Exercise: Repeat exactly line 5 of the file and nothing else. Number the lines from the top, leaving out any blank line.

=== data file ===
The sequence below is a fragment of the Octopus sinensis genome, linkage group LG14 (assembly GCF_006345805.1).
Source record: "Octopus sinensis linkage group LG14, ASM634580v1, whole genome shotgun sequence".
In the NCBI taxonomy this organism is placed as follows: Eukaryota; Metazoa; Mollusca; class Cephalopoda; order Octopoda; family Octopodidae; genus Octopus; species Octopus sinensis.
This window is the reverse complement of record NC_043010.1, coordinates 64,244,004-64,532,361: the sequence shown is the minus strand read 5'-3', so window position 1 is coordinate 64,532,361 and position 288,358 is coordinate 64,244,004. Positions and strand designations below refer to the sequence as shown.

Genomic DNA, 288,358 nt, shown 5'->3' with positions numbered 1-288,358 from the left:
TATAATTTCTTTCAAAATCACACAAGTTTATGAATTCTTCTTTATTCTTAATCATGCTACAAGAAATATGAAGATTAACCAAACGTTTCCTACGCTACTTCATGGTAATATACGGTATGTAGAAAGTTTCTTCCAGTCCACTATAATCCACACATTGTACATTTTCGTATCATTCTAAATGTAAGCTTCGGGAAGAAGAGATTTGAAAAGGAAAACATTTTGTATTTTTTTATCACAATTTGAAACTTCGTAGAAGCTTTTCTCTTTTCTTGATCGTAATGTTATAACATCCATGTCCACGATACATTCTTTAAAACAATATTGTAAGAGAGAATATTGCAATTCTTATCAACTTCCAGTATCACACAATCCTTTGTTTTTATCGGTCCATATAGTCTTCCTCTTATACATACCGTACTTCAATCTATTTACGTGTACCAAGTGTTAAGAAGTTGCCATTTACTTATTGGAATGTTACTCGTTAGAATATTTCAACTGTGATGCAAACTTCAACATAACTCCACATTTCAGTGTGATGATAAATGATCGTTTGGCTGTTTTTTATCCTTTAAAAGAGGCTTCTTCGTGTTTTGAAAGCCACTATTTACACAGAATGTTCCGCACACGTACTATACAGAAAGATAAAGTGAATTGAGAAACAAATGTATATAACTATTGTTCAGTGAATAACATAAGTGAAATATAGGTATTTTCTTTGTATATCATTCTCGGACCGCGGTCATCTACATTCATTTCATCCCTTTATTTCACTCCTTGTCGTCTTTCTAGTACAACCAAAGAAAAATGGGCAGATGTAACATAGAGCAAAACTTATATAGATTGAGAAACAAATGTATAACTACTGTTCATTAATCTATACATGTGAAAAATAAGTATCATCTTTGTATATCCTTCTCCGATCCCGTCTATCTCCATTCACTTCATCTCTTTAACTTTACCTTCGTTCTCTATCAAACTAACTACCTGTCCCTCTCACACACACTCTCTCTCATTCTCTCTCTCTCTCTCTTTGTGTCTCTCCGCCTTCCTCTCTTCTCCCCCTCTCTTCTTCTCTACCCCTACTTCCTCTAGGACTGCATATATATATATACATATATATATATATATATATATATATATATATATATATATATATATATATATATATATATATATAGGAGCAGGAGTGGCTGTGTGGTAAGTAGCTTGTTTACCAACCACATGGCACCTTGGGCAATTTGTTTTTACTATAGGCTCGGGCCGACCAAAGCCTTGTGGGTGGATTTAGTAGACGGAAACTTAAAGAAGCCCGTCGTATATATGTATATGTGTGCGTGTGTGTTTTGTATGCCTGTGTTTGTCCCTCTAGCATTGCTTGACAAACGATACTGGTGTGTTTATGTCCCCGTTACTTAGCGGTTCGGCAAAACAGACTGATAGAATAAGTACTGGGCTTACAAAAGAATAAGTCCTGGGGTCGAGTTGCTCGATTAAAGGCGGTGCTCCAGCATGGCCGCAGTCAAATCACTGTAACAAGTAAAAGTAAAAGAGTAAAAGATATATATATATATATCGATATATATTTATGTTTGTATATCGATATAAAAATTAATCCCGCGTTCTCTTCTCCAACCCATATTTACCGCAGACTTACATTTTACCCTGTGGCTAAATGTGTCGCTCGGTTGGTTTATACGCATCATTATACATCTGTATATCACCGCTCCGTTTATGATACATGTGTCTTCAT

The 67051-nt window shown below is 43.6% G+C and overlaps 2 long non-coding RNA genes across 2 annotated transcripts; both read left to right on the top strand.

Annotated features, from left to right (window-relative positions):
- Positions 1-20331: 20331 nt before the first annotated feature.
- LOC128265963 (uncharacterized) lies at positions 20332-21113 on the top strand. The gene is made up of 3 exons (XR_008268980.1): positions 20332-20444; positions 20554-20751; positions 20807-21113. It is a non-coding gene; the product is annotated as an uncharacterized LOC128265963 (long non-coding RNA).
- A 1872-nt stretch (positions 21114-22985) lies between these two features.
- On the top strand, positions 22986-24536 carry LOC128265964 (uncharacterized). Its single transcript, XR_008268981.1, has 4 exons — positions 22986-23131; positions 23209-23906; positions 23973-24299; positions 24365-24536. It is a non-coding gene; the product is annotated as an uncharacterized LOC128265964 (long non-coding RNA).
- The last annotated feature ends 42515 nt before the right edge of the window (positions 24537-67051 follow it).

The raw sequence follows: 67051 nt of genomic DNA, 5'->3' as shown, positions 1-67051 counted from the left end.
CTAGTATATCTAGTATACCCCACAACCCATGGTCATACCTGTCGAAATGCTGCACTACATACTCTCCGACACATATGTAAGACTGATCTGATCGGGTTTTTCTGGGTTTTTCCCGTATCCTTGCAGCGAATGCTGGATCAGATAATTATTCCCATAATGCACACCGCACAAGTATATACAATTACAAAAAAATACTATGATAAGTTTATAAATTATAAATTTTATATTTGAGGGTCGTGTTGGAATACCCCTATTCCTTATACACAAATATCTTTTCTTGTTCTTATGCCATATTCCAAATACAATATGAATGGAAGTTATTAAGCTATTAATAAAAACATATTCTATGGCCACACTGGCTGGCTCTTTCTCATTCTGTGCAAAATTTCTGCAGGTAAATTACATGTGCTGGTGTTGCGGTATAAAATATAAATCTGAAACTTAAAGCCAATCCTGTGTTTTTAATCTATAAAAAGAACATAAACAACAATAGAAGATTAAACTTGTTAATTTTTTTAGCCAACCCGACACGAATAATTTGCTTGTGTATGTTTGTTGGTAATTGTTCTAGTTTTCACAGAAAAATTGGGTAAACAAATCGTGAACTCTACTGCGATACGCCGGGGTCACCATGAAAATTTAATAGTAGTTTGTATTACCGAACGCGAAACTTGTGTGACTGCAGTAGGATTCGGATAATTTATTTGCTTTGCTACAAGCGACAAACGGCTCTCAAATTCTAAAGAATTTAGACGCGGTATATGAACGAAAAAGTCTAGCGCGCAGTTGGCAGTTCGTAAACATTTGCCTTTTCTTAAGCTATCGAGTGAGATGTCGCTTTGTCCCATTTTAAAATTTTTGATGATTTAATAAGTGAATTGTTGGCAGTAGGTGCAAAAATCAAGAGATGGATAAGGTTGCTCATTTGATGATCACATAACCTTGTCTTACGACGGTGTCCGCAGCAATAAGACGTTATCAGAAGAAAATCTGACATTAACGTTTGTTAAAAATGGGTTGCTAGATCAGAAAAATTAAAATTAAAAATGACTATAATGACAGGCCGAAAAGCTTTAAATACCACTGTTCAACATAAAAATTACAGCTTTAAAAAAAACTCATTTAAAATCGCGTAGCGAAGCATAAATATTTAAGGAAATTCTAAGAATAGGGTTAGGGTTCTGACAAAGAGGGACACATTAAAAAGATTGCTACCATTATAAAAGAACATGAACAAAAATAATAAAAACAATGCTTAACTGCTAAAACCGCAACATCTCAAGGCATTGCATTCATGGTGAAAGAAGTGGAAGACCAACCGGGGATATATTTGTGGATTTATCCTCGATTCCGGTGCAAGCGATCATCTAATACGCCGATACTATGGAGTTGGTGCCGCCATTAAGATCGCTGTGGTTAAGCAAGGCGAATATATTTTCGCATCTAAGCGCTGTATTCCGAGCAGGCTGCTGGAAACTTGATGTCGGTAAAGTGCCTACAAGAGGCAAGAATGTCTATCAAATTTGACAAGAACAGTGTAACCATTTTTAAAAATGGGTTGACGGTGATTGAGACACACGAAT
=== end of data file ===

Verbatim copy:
Genomic DNA, 288,358 nt, shown 5'->3' with positions numbered 1-288,358 from the left: